The power flow of the SF90 Spider’s hybrid system can be divided into two main areas:

  • Power delivery, based on driver input via the accelerator pedal, processed by the engine control system and the hybrid control system, and constantly monitored by the electronic control systems. The power delivery modes can be divided up as follows:
  • Electric mode, entrusted to front axle (FWD mode)
  • Hybrid mode, entrusted to the ICE and the MGUK (RWD configuration)
  • 4WD hybrid mode, with electric front axle available on-demand for traction requirements exiting corners and energy recovery in lift-off/ braking

Energy recovery (battery charging), managed entirely by the hybrid system’s control logic using three strategies:

  • Regenerative braking, available on both axles both under standard braking and when ABS is active
  • Overbraking, active on both axles when accelerator pedal is lifted, managed independently on right and left front wheels
  • ICE recharge: battery-charging function achieved by load point shifting between the ICE and the rear MGUK electric motor.

Under normal braking conditions, energy recovery using the electric motors is the priority: the hydraulic braking system intervenes to support the electric one in all sharp deceleration conditions. At high speeds and in high gears, the combined contribution of the electric motors in high grip conditions helps lower the ICE’s response times, thus significantly improving longitudinal acceleration and thus performance.

Because of the pivotal role hybrid system power management plays in the SF90 Spider driving experience, the traditional Manettino is now flanked by an additional steering wheel-mounted selector, dubbed the eManettino, which manages the power flows from and to the high voltage battery and the wheels (traction). It offers the driver a choice of four modes:

  • eDrive: the internal combustion engine remains off and traction is entrusted entirely to the electric front axle. Starting with a fully charged battery (with a capacity of 7.9 kWh), the car can cover up to 25 km in this mode which is ideal for city-centre driving or any other situation in which the driver wishes to eliminate the sound of the Ferrari V8. The 135 km/h speed limit means the car can also be used on out-of-town roads;
  • Hybrid: this setting optimises the system’s overall efficiency. The control logic autonomously decides whether to keep the internal combustion engine running or turn it off. Power flow from the electric motors is limited to conserve battery power;
  • Performance: this mode keeps the ICE running because the priority is more on charging the battery than on efficiency. This guarantees that power is instantly and fully available when required. This mode is best suited to situations in which driving pleasure and fun behind the wheel are the main focus.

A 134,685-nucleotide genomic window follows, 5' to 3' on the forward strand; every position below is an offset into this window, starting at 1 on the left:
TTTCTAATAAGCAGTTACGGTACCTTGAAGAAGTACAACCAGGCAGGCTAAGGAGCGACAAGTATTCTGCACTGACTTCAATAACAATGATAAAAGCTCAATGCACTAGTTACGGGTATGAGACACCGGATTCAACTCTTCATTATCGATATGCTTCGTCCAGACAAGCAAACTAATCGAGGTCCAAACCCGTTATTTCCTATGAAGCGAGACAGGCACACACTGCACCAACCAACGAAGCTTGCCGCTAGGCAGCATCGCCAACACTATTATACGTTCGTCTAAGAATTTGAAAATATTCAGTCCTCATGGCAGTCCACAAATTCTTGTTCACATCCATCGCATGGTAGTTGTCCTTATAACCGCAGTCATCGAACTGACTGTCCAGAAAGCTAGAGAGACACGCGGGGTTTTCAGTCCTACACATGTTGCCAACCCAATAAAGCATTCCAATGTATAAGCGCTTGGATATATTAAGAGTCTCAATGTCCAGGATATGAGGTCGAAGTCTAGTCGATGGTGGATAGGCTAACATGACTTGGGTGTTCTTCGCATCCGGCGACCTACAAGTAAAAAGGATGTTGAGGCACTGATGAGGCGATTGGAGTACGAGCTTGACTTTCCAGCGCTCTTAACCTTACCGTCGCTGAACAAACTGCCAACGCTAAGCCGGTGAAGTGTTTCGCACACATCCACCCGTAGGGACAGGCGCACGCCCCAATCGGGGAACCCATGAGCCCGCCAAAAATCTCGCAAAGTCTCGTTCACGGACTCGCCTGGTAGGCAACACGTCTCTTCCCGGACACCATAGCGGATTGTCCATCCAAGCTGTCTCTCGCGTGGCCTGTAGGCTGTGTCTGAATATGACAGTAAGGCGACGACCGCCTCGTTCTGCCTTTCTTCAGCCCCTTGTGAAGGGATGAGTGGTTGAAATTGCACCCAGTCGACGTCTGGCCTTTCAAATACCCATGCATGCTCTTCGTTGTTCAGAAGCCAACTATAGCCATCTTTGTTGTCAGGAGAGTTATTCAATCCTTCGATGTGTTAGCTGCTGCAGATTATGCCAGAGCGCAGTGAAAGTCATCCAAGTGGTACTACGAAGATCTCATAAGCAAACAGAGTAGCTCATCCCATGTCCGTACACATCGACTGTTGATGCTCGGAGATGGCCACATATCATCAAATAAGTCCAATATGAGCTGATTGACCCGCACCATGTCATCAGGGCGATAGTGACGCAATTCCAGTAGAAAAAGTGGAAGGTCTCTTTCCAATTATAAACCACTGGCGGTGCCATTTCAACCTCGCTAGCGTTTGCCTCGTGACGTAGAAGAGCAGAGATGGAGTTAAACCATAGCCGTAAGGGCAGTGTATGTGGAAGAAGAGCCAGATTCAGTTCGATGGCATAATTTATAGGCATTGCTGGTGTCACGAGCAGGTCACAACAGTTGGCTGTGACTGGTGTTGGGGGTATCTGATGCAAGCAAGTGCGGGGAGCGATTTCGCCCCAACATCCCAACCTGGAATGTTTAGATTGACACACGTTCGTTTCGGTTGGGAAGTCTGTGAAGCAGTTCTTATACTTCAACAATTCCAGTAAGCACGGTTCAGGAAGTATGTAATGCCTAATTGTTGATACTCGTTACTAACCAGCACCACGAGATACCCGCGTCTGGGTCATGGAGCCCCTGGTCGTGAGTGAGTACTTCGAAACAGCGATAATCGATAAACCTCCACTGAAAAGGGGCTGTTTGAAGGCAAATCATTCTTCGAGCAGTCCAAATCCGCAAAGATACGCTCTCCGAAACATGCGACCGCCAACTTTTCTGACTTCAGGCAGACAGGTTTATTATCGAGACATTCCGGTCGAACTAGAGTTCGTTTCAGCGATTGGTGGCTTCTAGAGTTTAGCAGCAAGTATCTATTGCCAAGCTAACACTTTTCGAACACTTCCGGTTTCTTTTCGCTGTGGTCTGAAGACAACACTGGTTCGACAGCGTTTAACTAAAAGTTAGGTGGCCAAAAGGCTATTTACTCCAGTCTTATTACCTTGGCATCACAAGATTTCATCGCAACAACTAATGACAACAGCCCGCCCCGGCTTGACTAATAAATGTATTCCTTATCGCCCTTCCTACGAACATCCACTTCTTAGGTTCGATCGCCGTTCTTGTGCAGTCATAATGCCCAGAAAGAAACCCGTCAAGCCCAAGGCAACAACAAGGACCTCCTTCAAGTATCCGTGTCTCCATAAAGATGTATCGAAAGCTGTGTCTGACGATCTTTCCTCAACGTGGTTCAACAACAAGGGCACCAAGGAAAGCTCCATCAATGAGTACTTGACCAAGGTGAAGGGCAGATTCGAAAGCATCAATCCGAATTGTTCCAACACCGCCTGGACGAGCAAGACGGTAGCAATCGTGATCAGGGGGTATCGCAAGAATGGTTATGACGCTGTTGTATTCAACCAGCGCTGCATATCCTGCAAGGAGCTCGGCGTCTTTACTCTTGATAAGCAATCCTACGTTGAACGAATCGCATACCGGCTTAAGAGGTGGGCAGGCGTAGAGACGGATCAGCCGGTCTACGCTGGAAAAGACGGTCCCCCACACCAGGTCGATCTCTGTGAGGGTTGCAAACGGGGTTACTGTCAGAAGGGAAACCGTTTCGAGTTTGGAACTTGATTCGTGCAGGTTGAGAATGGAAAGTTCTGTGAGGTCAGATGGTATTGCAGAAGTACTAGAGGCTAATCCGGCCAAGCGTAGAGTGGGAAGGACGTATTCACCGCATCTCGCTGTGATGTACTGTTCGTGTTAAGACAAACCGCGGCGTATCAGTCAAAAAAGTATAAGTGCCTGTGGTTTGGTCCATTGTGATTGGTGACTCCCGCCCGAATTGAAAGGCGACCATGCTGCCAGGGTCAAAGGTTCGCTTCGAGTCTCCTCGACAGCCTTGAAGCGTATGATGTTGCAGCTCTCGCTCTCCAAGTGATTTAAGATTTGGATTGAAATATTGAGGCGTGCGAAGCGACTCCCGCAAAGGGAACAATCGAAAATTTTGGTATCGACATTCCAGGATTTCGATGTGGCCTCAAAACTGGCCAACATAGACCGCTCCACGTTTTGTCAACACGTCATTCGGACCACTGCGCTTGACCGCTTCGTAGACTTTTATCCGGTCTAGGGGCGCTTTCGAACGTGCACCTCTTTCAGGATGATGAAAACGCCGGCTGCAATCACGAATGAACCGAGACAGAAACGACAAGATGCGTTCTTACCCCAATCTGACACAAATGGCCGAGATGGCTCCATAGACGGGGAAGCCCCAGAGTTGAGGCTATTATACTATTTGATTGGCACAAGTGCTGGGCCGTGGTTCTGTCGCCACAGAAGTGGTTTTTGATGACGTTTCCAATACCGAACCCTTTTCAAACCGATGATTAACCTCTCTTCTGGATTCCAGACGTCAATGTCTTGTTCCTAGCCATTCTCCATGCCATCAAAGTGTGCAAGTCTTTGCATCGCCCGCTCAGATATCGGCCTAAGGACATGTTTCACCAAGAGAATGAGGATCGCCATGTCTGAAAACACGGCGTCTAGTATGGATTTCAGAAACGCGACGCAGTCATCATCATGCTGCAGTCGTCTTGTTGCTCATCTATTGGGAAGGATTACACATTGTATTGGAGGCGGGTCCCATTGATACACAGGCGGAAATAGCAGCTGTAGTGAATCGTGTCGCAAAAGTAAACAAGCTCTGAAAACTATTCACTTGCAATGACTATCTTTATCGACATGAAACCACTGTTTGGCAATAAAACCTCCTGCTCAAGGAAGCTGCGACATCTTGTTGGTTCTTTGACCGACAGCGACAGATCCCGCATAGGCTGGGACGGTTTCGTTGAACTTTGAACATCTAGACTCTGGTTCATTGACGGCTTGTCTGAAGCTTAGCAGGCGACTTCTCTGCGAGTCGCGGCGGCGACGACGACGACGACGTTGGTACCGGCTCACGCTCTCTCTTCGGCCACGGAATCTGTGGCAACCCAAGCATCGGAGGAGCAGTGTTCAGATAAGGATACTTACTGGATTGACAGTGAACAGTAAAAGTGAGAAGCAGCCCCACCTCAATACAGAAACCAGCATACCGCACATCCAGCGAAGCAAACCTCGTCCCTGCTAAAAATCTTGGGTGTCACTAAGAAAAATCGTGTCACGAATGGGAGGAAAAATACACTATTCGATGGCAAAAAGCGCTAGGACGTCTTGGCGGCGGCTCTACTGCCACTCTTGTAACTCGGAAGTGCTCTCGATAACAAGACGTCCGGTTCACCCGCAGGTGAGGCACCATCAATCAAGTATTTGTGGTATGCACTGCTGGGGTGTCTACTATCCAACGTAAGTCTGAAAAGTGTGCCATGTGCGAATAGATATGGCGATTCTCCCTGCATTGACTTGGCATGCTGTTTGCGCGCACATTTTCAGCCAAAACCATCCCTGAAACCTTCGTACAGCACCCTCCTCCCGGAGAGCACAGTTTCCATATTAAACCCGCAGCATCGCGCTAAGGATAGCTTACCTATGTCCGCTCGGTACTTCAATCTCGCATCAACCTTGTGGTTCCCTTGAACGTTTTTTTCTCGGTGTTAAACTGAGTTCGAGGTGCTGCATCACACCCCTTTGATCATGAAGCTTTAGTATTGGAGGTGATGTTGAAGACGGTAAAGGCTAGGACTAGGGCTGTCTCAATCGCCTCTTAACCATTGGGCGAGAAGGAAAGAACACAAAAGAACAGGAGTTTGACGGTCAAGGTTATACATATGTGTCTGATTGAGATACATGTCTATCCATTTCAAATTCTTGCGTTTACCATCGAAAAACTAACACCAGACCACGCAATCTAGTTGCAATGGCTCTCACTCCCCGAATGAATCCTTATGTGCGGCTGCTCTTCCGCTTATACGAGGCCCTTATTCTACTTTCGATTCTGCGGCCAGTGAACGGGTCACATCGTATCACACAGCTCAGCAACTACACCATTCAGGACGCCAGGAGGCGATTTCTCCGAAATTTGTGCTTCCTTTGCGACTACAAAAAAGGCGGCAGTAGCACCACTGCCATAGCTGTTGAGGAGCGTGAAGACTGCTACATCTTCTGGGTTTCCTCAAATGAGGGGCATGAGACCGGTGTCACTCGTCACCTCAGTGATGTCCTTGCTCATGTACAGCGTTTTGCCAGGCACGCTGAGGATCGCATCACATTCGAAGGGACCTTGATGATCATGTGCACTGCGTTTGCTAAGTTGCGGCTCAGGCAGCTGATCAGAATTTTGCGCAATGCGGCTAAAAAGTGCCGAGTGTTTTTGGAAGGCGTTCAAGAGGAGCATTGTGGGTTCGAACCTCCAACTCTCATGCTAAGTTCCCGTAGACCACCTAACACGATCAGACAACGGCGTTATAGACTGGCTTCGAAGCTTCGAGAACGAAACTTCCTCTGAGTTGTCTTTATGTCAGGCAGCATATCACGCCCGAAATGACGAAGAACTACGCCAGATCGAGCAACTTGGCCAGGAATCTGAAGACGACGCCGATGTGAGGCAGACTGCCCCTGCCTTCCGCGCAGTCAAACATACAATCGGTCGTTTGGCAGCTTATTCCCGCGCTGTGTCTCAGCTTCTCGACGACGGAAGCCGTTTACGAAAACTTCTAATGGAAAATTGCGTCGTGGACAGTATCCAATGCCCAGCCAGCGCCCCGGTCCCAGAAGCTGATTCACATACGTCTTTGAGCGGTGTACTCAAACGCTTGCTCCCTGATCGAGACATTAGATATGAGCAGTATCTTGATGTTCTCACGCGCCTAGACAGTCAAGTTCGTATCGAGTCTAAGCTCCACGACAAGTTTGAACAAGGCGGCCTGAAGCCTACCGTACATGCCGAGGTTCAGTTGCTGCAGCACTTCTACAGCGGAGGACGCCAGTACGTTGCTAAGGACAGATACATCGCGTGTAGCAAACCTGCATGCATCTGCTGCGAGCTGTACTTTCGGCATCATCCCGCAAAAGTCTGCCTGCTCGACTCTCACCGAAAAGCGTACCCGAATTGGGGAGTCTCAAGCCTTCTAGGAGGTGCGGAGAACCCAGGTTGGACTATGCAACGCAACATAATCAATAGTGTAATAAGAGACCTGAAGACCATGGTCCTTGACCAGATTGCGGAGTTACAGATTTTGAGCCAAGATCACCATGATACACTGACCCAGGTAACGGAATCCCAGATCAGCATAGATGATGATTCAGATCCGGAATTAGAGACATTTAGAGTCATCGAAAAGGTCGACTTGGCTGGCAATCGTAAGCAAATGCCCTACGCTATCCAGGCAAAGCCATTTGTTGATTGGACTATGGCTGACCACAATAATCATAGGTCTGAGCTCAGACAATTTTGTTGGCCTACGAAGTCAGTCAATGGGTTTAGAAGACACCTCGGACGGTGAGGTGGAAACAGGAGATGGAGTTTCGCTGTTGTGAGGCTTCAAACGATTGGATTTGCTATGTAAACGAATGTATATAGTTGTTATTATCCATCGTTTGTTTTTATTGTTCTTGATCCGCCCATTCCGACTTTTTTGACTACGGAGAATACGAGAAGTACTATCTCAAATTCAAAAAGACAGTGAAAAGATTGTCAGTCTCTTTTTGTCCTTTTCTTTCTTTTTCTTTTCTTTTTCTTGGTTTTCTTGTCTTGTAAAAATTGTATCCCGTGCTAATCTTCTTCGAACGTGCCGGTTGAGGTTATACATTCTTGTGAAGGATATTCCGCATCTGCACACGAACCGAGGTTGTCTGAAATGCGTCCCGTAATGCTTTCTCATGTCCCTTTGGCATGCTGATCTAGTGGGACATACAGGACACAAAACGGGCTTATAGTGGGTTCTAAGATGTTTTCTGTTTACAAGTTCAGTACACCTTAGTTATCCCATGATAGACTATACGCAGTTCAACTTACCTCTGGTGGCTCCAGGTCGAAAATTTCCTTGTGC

• Qualify: this mode allows the system to achieve maximum power output by letting the electric motors work at their maximum potential (162kW). The control logic prioritises maximum performance over battery charging.


To make full use of the powertrain unit’s power, the engineers developed vehicle dynamics systems that guarantee improvement not just in terms of pure performance and lap times, but also simultaneously ensure that drivers of all kinds can fully enjoy the car’s potential and have fun behind the wheel. The new hybrid architecture required extensive integration work on the car’s many different control logics, including the high-voltage system controls (battery, RAC-e, MGUK, inverter), the powertrain, and vehicle dynamics controls (traction, braking, Torque Vectoring).

Integrating these areas with the existing vehicle control logics led to the development of the new eSSC (electronic Side Slip Control) vehicle dynamics control system. Its principle new features are three innovative dynamic regulation and distribution strategies for engine torque to all four wheels:

  • Electronic Traction Control (eTC): optimally manages the availability of the torque – both ICE and electric – distributing it to the individual wheels to suit driving conditions and grip requirements
  • Torque Vectoring: available on the front axle to manage electric traction on outside and inside wheel in cornering to maximise traction exiting the corner and help ensure easy, confident, high-performance driving
  • Brake-by-wire control with ABS/EBD: splits braking torque between the hydraulic system and the electric motors (brake torque blending), allowing regenerative recovery under braking which boosts performance and brake feel.